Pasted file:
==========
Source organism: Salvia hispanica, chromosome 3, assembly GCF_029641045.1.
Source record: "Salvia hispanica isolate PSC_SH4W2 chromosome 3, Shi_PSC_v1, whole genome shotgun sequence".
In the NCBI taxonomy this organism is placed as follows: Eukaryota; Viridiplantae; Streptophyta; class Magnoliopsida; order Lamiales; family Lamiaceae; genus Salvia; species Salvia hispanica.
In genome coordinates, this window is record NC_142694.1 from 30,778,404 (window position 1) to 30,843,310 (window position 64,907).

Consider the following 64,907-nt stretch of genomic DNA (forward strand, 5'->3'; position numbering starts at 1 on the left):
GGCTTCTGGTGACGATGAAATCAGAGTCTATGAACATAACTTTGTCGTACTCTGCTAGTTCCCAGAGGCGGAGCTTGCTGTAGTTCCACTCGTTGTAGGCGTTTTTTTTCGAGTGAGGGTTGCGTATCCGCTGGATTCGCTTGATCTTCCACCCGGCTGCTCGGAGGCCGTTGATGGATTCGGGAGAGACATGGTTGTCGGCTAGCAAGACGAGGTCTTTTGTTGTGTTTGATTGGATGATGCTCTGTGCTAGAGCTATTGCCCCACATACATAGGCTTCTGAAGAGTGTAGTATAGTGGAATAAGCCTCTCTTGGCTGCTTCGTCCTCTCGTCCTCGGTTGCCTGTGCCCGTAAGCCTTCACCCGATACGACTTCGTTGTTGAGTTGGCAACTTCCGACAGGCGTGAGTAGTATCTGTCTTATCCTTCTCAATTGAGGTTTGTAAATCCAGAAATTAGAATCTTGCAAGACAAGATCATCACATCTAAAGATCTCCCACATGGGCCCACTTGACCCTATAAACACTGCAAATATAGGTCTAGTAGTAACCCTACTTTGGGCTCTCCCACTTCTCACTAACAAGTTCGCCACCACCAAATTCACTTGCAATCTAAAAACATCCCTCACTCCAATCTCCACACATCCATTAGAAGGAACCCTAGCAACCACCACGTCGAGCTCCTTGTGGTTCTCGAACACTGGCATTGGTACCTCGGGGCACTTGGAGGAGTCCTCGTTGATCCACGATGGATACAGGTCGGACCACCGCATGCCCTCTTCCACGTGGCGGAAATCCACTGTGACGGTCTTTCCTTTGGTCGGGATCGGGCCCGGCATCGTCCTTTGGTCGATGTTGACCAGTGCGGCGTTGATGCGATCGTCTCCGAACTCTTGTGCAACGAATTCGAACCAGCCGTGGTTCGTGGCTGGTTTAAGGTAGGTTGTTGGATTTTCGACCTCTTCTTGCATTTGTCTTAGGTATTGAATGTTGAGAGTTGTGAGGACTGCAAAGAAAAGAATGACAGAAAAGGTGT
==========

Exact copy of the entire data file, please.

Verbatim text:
Source organism: Salvia hispanica, chromosome 3, assembly GCF_029641045.1.
Source record: "Salvia hispanica isolate PSC_SH4W2 chromosome 3, Shi_PSC_v1, whole genome shotgun sequence".
In the NCBI taxonomy this organism is placed as follows: Eukaryota; Viridiplantae; Streptophyta; class Magnoliopsida; order Lamiales; family Lamiaceae; genus Salvia; species Salvia hispanica.
In genome coordinates, this window is record NC_142694.1 from 30,778,404 (window position 1) to 30,843,310 (window position 64,907).

Consider the following 64,907-nt stretch of genomic DNA (forward strand, 5'->3'; position numbering starts at 1 on the left):
GGCTTCTGGTGACGATGAAATCAGAGTCTATGAACATAACTTTGTCGTACTCTGCTAGTTCCCAGAGGCGGAGCTTGCTGTAGTTCCACTCGTTGTAGGCGTTTTTTTTCGAGTGAGGGTTGCGTATCCGCTGGATTCGCTTGATCTTCCACCCGGCTGCTCGGAGGCCGTTGATGGATTCGGGAGAGACATGGTTGTCGGCTAGCAAGACGAGGTCTTTTGTTGTGTTTGATTGGATGATGCTCTGTGCTAGAGCTATTGCCCCACATACATAGGCTTCTGAAGAGTGTAGTATAGTGGAATAAGCCTCTCTTGGCTGCTTCGTCCTCTCGTCCTCGGTTGCCTGTGCCCGTAAGCCTTCACCCGATACGACTTCGTTGTTGAGTTGGCAACTTCCGACAGGCGTGAGTAGTATCTGTCTTATCCTTCTCAATTGAGGTTTGTAAATCCAGAAATTAGAATCTTGCAAGACAAGATCATCACATCTAAAGATCTCCCACATGGGCCCACTTGACCCTATAAACACTGCAAATATAGGTCTAGTAGTAACCCTACTTTGGGCTCTCCCACTTCTCACTAACAAGTTCGCCACCACCAAATTCACTTGCAATCTAAAAACATCCCTCACTCCAATCTCCACACATCCATTAGAAGGAACCCTAGCAACCACCACGTCGAGCTCCTTGTGGTTCTCGAACACTGGCATTGGTACCTCGGGGCACTTGGAGGAGTCCTCGTTGATCCACGATGGATACAGGTCGGACCACCGCATGCCCTCTTCCACGTGGCGGAAATCCACTGTGACGGTCTTTCCTTTGGTCGGGATCGGGCCCGGCATCGTCCTTTGGTCGATGTTGACCAGTGCGGCGTTGATGCGATCGTCTCCGAACTCTTGTGCAACGAATTCGAACCAGCCGTGGTTCGTGGCTGGTTTAAGGTAGGTTGTTGGATTTTCGACCTCTTCTTGCATTTGTCTTAGGTATTGAATGTTGAGAGTTGTGAGGACTGCAAAGAAAAGAATGACAGAAAAGGTGT